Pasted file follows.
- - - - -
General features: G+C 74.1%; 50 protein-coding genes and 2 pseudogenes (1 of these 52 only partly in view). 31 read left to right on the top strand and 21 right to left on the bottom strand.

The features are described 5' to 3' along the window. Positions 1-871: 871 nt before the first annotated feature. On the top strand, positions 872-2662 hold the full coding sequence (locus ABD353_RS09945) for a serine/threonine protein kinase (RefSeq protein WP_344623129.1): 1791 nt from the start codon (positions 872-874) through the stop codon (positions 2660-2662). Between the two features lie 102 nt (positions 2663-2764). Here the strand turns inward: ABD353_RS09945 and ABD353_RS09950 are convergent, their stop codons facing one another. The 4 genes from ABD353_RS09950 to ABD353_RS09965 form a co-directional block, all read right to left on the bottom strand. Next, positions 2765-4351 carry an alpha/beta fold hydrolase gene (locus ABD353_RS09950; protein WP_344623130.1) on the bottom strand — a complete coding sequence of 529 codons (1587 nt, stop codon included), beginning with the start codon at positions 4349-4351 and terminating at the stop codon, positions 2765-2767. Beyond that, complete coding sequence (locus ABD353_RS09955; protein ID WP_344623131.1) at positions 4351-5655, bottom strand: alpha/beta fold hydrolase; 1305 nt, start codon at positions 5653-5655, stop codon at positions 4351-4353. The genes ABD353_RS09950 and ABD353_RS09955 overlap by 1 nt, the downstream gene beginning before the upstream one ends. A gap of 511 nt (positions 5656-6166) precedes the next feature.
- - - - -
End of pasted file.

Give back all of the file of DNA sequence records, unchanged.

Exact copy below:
General features: G+C 74.1%; 50 protein-coding genes and 2 pseudogenes (1 of these 52 only partly in view). 31 read left to right on the top strand and 21 right to left on the bottom strand.

The features are described 5' to 3' along the window. Positions 1-871: 871 nt before the first annotated feature. On the top strand, positions 872-2662 hold the full coding sequence (locus ABD353_RS09945) for a serine/threonine protein kinase (RefSeq protein WP_344623129.1): 1791 nt from the start codon (positions 872-874) through the stop codon (positions 2660-2662). Between the two features lie 102 nt (positions 2663-2764). Here the strand turns inward: ABD353_RS09945 and ABD353_RS09950 are convergent, their stop codons facing one another. The 4 genes from ABD353_RS09950 to ABD353_RS09965 form a co-directional block, all read right to left on the bottom strand. Next, positions 2765-4351 carry an alpha/beta fold hydrolase gene (locus ABD353_RS09950; protein WP_344623130.1) on the bottom strand — a complete coding sequence of 529 codons (1587 nt, stop codon included), beginning with the start codon at positions 4349-4351 and terminating at the stop codon, positions 2765-2767. Beyond that, complete coding sequence (locus ABD353_RS09955; protein ID WP_344623131.1) at positions 4351-5655, bottom strand: alpha/beta fold hydrolase; 1305 nt, start codon at positions 5653-5655, stop codon at positions 4351-4353. The genes ABD353_RS09950 and ABD353_RS09955 overlap by 1 nt, the downstream gene beginning before the upstream one ends. A gap of 511 nt (positions 5656-6166) precedes the next feature.